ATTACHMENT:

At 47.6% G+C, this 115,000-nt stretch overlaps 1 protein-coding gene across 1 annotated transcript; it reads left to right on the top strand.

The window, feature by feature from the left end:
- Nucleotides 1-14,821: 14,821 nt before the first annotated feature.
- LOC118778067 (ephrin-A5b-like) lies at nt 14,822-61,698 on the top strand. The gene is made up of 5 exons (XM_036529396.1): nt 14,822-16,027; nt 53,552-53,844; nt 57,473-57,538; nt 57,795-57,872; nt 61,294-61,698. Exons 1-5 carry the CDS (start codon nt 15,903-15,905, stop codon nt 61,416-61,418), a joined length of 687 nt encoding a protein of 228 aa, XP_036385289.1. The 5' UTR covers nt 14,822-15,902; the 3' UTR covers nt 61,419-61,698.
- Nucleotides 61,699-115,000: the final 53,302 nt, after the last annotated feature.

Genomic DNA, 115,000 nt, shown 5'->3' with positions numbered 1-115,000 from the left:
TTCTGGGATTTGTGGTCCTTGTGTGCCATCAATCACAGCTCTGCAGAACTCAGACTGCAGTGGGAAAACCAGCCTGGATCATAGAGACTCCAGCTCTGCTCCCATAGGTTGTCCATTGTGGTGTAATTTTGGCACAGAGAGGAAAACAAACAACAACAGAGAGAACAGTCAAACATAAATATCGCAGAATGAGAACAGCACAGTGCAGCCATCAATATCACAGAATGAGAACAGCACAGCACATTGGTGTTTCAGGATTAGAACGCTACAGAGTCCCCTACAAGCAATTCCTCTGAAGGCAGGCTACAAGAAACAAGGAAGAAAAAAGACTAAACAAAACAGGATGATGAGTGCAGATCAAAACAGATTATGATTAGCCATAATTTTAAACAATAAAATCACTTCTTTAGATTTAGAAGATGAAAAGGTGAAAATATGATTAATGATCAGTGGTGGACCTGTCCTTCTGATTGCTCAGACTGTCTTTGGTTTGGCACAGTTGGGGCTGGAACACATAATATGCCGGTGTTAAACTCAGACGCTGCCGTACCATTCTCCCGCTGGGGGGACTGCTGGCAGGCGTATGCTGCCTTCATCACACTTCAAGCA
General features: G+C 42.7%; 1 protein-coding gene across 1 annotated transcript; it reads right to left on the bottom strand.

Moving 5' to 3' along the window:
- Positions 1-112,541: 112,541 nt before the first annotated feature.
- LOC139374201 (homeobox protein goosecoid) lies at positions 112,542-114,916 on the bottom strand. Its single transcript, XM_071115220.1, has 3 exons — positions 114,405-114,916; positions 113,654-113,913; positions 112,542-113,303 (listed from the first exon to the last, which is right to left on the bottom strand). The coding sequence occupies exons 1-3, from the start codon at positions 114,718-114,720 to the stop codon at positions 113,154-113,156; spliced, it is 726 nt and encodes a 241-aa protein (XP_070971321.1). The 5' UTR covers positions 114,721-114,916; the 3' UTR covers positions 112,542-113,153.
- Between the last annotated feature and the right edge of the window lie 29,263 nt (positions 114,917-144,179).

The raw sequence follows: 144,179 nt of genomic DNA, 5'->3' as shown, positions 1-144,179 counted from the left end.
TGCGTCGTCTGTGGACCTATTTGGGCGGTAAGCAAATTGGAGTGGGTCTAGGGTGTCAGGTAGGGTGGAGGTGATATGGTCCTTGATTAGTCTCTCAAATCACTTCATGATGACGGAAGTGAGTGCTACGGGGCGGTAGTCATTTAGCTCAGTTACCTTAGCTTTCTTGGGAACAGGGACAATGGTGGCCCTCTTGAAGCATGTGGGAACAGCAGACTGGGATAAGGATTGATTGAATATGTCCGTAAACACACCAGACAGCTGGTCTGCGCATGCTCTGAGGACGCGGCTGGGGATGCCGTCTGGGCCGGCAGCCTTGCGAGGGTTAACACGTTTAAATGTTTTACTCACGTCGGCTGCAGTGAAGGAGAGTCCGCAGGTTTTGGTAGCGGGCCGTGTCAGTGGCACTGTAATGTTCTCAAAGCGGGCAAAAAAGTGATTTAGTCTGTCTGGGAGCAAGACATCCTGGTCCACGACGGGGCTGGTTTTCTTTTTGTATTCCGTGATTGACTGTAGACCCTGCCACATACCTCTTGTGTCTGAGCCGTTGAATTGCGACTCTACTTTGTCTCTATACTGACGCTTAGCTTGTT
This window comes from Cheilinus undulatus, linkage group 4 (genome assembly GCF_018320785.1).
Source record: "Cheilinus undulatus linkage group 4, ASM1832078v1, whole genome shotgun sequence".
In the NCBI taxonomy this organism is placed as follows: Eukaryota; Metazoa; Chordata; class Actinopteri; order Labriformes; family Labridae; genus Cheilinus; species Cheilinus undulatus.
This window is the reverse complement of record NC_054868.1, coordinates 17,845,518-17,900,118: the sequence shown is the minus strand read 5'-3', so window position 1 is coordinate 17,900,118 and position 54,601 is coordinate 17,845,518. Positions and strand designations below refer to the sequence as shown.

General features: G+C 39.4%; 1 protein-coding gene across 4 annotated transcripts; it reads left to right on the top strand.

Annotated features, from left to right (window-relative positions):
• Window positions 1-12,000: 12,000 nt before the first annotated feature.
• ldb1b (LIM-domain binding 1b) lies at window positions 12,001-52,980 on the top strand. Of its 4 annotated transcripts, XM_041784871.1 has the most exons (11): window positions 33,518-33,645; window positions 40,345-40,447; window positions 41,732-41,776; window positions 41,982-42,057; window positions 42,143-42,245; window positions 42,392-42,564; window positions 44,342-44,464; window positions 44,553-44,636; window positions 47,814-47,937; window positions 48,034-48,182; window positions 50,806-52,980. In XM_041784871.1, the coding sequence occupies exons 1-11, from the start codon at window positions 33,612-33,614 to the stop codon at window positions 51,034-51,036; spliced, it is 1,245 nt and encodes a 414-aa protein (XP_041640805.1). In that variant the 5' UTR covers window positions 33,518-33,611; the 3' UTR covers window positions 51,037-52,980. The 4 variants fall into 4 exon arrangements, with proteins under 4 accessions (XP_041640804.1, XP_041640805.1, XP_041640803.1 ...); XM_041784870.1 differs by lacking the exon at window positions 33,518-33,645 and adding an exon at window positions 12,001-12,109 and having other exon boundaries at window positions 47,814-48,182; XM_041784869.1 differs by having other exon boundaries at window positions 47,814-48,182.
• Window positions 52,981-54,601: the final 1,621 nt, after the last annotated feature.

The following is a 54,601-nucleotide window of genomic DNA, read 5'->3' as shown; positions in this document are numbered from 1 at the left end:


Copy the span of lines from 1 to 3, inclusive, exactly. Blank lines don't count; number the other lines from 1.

At 47.6% G+C, this 115,000-nt stretch overlaps 1 protein-coding gene across 1 annotated transcript; it reads left to right on the top strand.

The window, feature by feature from the left end:
- Nucleotides 1-14,821: 14,821 nt before the first annotated feature.